Now reading: The EHT: Shining new light on black holes

The EHT: Shining new light on black holes

Like a wildlife photographer in pursuit of an elusive animal through uncharted territory, Avery Broderick is determined to snap a picture of the universe’s most notoriously camera-shy monster.

Avery Broderick wants to capture the first image of a black hole. And he is not alone.

Broderick is a member of the Event Horizon Telescope (EHT) project: a scientific collaboration that spans continents and disciplines, uniting hundreds of researchers with the shared goal of capturing a black hole on camera and unlocking the secrets that lurk beyond its point-of-no-return event horizon.

The EHT is an array of interconnected telescopes around the world that, in ensemble, become essentially an Earth-sized telescope. Fittingly, and almost by necessity given the project’s complexity, the scientists behind the EHT also work best together.

That is why Broderick invited over 100 of them to the EHT 2014 conference at Perimeter Institute last November. It was a pivotal conference, as the EHT project is expected to begin collecting data this year on the supermassive black hole believed to be the engine of our Milky Way galaxy, Sagittarius A*.

Broderick is also leading the new EHT Initiative at Perimeter – a growing research team devoted to analyzing the torrent of data that will soon arrive from the EHT. Inside the Perimeter chatted with Broderick about how – and why – he and his colleagues are
determined to look into the belly of the gravitational beast.

Inside the Perimeter: What is your role in the EHT research?

Broderick: They don’t let me touch the telescopes. That’s a good thing. I get what I like to call “highly massaged data products.” After a number of radio astronomers and very excellent scientists take the data that was collected, run it through all kinds of algorithms, and make sure all the i’s are dotted and the t’s are crossed, they give me something that’s very simplified but that encodes the physical structure of the image they saw. My job is to take everything we know about how black holes are supposed to work and construct models to compare to those image structures and, based on that comparison, tease out the things that we don’t know, explain the parts we don’t understand. One of those, of course, is understanding gravity, right near the horizon, right where material goes in.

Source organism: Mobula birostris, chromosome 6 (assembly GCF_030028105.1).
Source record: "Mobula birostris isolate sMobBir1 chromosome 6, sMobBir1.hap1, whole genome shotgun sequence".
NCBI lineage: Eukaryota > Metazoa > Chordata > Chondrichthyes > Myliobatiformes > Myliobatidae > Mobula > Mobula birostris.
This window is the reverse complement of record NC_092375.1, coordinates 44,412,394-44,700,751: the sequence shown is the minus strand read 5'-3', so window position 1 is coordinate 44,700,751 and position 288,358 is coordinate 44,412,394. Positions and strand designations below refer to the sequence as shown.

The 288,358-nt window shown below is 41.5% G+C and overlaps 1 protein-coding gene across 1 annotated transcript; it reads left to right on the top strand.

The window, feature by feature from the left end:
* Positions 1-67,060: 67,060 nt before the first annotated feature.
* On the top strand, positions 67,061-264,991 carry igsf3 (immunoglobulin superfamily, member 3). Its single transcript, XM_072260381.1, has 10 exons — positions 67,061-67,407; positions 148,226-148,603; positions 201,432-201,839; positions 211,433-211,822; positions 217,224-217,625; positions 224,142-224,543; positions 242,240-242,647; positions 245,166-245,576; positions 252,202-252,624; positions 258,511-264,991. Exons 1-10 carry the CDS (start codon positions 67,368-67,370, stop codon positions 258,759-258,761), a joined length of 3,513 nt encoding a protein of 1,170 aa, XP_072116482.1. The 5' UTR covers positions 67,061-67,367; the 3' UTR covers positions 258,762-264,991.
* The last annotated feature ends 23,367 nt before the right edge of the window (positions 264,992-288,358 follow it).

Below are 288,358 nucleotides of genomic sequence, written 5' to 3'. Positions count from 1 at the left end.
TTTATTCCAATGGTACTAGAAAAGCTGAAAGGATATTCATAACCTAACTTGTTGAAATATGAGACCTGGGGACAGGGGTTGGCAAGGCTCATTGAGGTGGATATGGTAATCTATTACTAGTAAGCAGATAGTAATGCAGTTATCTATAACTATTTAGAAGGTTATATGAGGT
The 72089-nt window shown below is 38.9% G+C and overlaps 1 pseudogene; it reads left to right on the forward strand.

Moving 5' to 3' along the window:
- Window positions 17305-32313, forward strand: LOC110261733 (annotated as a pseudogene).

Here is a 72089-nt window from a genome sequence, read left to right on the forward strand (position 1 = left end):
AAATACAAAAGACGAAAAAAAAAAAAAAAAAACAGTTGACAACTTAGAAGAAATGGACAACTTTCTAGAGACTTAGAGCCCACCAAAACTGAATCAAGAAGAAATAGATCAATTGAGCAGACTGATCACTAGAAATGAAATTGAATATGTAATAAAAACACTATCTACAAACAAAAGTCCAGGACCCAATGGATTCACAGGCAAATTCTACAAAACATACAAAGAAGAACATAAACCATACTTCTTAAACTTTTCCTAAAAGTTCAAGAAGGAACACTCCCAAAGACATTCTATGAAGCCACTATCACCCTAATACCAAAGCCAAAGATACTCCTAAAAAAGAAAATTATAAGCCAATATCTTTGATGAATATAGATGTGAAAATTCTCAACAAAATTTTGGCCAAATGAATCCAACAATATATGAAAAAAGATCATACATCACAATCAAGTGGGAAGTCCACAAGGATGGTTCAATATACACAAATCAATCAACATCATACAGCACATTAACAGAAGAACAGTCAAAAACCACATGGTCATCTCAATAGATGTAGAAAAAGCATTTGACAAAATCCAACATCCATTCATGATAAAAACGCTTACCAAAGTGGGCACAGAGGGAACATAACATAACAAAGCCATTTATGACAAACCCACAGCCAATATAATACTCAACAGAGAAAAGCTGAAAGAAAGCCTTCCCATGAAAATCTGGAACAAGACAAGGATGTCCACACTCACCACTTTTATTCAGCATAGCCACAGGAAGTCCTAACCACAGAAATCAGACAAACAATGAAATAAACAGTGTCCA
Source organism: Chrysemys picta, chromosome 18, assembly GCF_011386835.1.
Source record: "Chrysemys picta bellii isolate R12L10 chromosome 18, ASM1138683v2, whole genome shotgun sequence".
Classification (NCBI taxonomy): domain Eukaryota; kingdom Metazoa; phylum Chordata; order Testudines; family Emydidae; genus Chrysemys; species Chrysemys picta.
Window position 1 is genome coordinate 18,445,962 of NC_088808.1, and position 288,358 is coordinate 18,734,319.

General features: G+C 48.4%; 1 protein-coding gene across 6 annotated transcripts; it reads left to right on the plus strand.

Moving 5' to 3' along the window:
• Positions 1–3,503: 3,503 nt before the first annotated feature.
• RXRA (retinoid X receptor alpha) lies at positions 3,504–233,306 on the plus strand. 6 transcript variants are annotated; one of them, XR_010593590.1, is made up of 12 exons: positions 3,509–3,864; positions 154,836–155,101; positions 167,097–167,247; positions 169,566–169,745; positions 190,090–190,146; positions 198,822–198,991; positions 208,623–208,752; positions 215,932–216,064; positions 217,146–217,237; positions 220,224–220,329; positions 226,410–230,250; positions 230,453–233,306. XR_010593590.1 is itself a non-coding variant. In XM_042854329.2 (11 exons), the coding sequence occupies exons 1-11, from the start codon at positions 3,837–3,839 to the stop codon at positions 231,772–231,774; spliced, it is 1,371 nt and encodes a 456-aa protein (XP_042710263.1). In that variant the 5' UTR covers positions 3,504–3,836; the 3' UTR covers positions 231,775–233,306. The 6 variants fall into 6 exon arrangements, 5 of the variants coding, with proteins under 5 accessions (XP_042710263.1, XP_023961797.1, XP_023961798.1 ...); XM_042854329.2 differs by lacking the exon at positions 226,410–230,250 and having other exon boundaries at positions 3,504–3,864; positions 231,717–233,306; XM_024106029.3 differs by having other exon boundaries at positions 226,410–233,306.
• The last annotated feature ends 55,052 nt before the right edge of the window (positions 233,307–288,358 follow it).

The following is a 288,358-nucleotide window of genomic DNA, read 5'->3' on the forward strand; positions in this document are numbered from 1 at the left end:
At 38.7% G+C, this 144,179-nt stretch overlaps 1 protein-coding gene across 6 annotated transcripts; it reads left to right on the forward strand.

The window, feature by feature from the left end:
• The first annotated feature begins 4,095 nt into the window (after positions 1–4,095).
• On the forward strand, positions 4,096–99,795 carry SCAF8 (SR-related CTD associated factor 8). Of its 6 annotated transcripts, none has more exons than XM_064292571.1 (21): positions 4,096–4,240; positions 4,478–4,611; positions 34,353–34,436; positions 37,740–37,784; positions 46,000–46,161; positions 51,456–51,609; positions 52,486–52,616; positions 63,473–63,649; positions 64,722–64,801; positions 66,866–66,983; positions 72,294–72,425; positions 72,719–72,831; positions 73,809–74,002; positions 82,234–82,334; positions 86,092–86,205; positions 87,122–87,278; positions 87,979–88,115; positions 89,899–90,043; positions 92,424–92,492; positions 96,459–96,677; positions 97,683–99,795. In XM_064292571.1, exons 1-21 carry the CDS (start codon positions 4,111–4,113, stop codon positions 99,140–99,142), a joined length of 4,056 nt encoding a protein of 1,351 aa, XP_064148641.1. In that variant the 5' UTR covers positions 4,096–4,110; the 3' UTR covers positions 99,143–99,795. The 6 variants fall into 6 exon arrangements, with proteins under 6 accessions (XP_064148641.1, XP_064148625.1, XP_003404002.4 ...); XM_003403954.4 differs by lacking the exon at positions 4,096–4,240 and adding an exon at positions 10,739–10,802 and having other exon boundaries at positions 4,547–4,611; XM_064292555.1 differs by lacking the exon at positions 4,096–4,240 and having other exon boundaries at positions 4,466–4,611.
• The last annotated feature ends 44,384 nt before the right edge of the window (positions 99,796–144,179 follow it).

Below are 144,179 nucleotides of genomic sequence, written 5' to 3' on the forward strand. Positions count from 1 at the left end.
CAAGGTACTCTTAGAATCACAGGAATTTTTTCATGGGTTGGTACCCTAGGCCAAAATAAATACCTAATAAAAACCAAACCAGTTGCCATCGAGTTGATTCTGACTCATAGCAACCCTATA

Inside: The EHT is expected to obtain the first “picture” of a black hole. How important is this?

Broderick: Images have a strong visceral impact on us. From a very early age we’re developing our ability to see the world around us. When we see something, we somehow connect with it, and that’s one reason why astronomy is such a fun thing. I get to go show people pictures and they understand in large part right away what I’m talking about. But if you want to know how these things work, if you want to achieve the fundamental science drivers for the EHT, if you want to achieve the reasons why we’re doing all this, an image isn’t enough. You have to interpret the image. You have to look at the exciting features in the image and tease out the physics that made them look the way they did. And that means there’s a strong input from people who model these systems. There’s a strong input from theoreticians to analyze that data. Without those theoreticians, getting from the image to science just gets that much harder.